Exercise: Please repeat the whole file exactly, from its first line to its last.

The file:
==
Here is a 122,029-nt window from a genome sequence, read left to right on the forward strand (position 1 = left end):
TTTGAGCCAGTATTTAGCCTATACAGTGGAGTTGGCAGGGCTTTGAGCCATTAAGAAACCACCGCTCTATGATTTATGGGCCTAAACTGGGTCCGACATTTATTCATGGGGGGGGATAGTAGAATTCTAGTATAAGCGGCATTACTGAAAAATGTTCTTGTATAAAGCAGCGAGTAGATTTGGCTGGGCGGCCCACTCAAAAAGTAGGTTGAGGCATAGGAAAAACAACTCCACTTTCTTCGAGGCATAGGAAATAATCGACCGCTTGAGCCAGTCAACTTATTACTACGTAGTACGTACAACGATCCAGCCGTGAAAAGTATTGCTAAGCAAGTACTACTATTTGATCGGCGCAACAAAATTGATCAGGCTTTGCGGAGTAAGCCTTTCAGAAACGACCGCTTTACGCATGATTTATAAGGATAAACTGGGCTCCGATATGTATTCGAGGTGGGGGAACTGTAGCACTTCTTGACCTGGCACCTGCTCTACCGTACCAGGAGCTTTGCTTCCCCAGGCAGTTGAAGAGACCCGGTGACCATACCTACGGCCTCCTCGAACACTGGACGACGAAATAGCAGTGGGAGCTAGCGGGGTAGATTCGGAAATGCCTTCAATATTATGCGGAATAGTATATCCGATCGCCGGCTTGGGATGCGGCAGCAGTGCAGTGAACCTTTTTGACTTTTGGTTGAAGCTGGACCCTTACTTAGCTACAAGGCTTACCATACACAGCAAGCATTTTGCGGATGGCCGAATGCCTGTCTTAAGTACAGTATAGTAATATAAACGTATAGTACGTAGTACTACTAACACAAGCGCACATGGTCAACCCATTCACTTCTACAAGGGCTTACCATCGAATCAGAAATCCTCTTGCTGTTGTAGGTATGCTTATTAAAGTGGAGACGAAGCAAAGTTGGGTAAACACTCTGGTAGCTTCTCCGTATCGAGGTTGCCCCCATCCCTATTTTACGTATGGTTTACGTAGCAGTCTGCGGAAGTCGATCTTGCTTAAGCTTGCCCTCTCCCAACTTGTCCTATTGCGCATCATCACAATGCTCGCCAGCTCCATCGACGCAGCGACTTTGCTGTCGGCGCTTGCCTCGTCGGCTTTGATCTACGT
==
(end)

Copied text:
Here is a 122,029-nt window from a genome sequence, read left to right on the forward strand (position 1 = left end):
TTTGAGCCAGTATTTAGCCTATACAGTGGAGTTGGCAGGGCTTTGAGCCATTAAGAAACCACCGCTCTATGATTTATGGGCCTAAACTGGGTCCGACATTTATTCATGGGGGGGGATAGTAGAATTCTAGTATAAGCGGCATTACTGAAAAATGTTCTTGTATAAAGCAGCGAGTAGATTTGGCTGGGCGGCCCACTCAAAAAGTAGGTTGAGGCATAGGAAAAACAACTCCACTTTCTTCGAGGCATAGGAAATAATCGACCGCTTGAGCCAGTCAACTTATTACTACGTAGTACGTACAACGATCCAGCCGTGAAAAGTATTGCTAAGCAAGTACTACTATTTGATCGGCGCAACAAAATTGATCAGGCTTTGCGGAGTAAGCCTTTCAGAAACGACCGCTTTACGCATGATTTATAAGGATAAACTGGGCTCCGATATGTATTCGAGGTGGGGGAACTGTAGCACTTCTTGACCTGGCACCTGCTCTACCGTACCAGGAGCTTTGCTTCCCCAGGCAGTTGAAGAGACCCGGTGACCATACCTACGGCCTCCTCGAACACTGGACGACGAAATAGCAGTGGGAGCTAGCGGGGTAGATTCGGAAATGCCTTCAATATTATGCGGAATAGTATATCCGATCGCCGGCTTGGGATGCGGCAGCAGTGCAGTGAACCTTTTTGACTTTTGGTTGAAGCTGGACCCTTACTTAGCTACAAGGCTTACCATACACAGCAAGCATTTTGCGGATGGCCGAATGCCTGTCTTAAGTACAGTATAGTAATATAAACGTATAGTACGTAGTACTACTAACACAAGCGCACATGGTCAACCCATTCACTTCTACAAGGGCTTACCATCGAATCAGAAATCCTCTTGCTGTTGTAGGTATGCTTATTAAAGTGGAGACGAAGCAAAGTTGGGTAAACACTCTGGTAGCTTCTCCGTATCGAGGTTGCCCCCATCCCTATTTTACGTATGGTTTACGTAGCAGTCTGCGGAAGTCGATCTTGCTTAAGCTTGCCCTCTCCCAACTTGTCCTATTGCGCATCATCACAATGCTCGCCAGCTCCATCGACGCAGCGACTTTGCTGTCGGCGCTTGCCTCGTCGGCTTTGATCTACGT